One of his friends, Jim Moore, came inside, and as Parrish put his hand on his shoulder, he realized when it slid off that Moore was badly burned and was standing because it hurt too much to lie down.

Hibbs had the night shift and was with three others in his gun, resembling a mini-tank, when the attack began.

“I remember opening the back door to get out, something thrown would catch my shirt on fire. I remember turning two flips from the explosion, and I landed still running toward the bunker,” he says.

Hibbs didn’t think he would make it out. Two Army soldiers with him would not. He would be flown off Tomahawk to be treated for his injuries, and not return until years later.

Gunships with spotlights from the 101st would begin taking their toll on the enemy. By 5 a.m. the attack was over, daylight revealing the devastation and the human toll.

Nine artillerymen were killed, five from Battery C:

David Collins, who encountered the enemy first. Ronnie Simpson. Ronnie McIlvoy. Luther Chappell. Jim Moore, the man who entered the bunker so badly burned, would die five days later.

Bardstown would bury its sons, overflow crowds spilling out of churches with each service. Stone, whose husband made it home, says it was an outpouring of sympathy and respect.

A return—and another trip

Parrish says the healing continues, and it was part of that healing that would bring me into Battery C’s inner circle.

As a reporter with WHAS-TV, I traveled back to Vietnam with seven members of Battery C in 1995 to revisit the site of Firebase Tomahawk.

My dad had served two tours in Vietnam, and I, too, felt there was unfinished business with a war that took its toll on my family, and countless others I knew.

Parrish and Hibbs were among the seven returning. They weren’t sure what to expect, but felt a calling to go.

Hibbs, who erected a memorial in his backyard to his fallen brothers, returned to Tomahawk to say goodbye, something he wasn’t able to do after being injured and flown out.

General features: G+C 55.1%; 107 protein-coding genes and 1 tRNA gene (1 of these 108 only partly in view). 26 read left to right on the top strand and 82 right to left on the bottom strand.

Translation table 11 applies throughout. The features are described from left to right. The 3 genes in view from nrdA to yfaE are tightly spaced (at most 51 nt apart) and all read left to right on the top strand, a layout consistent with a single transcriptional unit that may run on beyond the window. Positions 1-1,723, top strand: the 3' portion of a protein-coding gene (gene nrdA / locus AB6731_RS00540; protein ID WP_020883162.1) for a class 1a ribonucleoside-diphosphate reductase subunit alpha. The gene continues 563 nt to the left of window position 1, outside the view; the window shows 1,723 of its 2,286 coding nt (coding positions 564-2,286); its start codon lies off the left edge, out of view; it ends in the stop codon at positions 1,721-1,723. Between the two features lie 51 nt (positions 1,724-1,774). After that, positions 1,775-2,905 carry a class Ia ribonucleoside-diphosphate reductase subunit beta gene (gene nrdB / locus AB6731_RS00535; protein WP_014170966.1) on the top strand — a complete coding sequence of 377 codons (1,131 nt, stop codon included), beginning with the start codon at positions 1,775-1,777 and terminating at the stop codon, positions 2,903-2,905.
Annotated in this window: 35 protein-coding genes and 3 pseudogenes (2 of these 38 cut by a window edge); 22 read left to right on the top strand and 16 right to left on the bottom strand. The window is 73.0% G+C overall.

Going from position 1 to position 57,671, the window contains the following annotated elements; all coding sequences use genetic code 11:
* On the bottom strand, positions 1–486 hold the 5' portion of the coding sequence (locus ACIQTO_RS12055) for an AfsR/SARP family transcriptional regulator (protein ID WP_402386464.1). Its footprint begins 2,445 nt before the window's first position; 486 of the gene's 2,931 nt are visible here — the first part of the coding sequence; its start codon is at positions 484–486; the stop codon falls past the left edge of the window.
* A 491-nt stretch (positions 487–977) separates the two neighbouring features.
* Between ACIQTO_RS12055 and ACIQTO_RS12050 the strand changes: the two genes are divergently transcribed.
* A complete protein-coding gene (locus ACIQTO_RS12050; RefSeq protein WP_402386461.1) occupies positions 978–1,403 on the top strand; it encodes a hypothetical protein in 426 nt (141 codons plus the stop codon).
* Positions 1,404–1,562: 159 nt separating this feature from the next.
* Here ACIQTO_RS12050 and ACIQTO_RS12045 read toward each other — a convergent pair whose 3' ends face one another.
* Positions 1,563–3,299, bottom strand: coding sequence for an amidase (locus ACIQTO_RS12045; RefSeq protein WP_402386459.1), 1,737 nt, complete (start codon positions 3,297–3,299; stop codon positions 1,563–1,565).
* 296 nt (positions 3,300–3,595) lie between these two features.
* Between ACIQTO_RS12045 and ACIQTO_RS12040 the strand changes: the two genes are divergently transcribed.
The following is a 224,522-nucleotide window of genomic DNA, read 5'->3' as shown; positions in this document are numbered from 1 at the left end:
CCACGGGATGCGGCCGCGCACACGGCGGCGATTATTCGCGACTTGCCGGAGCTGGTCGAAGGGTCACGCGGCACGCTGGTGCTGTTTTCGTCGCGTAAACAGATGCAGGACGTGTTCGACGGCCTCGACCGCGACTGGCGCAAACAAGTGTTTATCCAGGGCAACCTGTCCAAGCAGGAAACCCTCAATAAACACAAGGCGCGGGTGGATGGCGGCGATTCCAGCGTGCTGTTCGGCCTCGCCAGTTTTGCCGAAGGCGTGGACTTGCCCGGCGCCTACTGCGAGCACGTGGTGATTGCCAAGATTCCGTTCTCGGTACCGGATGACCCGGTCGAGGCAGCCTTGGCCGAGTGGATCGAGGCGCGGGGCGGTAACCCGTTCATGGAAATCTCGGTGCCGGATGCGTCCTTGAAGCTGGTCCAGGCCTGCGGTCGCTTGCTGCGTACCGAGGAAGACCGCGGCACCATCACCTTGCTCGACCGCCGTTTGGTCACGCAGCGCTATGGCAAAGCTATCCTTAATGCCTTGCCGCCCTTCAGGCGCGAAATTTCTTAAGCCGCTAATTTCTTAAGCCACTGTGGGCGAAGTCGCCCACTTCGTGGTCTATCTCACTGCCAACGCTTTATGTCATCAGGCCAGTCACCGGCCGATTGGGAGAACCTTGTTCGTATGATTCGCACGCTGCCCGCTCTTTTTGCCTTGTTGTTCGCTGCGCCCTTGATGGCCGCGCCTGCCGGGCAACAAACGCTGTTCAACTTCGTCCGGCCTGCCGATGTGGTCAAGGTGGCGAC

Ronnie Hibbs, a Vietnam veteran and member of Battery C, built a memorial garden in his Cox’s Creek yard to pay tribute to the men who died after an attack at Firebase Tomahawk 50 years ago. Photo: Wade Harris

“Some thought we were crazy to go back, that the war was still going on, but we were welcomed back,” Hibbs says.

That warm embrace from everyone in Vietnam may have been the biggest surprise, says Parrish. Their healing was underway, too, just as it was for the American vets.

The men of Battery C, using maps dating back to the war, found where Tomahawk used to be, and held a service for their fallen comrades, laying a wreath where so much loss occurred. Each one knew it could have been him. 

I witnessed some of that grief, and perhaps even some survivor’s guilt, lessening just a bit. They found some solace, and in turn so did I, in part for my father, and for families I knew who lost their dads.

And now, 50 years since the attack, there was to be one more trip for this band of brothers—to Washington, D.C., on an Honor Flight. 

This time, more than 40 members of Battery C signed up to go. I was invited to speak at a news conference kicking off the fundraising efforts, back with many of the men who revisited Vietnam with the WHAS-TV news crew.

More than $35,000 was raised to help fund the Honor Flight, evidence that Bardstown still remembers.  

“It will be an emotional trip no one will ever forget,” Parrish said before their scheduled departure in mid-October, after this issue of Kentucky Living had gone to press.

With more than 30 men in the unit passing away through the years, Hibbs adds, “This could be our last hurrah.”

Betty Stone’s husband, Skippy, was to make the trip, his first time to the Vietnam Memorial, and she knows it will be hard.

Life after war, she says, hasn’t been easy: “I am hoping he can find some peace.”

Hibbs walks 2 miles every morning, and in that quiet time, he reviews the names of the friends he lost, his daily remembrance.

As long as members of Battery C are alive, Parrish says it’s their duty to remember those names and what happened on June 19, 1969.

Brothers forever, in life and in death.

Hometown filmmaking for hometown heroes

TMP owner John Coulter, left, and Executive Producer Gilly Simpson at an earlier screening of the film. Photo: Joe Imel

An independent Bloomfield production company has released its latest documentary, Firebase Tomahawk, on DVD, telling the story of Battery C. A screening for the film with dinner is planned for Friday, November 22, 7:30 p.m., at Kresos in Bardstown. Tickets ($10) will be sold at the door if the showing does not sell out in advance. Call (502) 507-2798 to purchase advance tickets.

Tunnell Mill Pictures (TMP) produces documentary and narrative feature films. Call the number above or visit, to purchase the DVD Firebase Tomahawk for $20, plus shipping.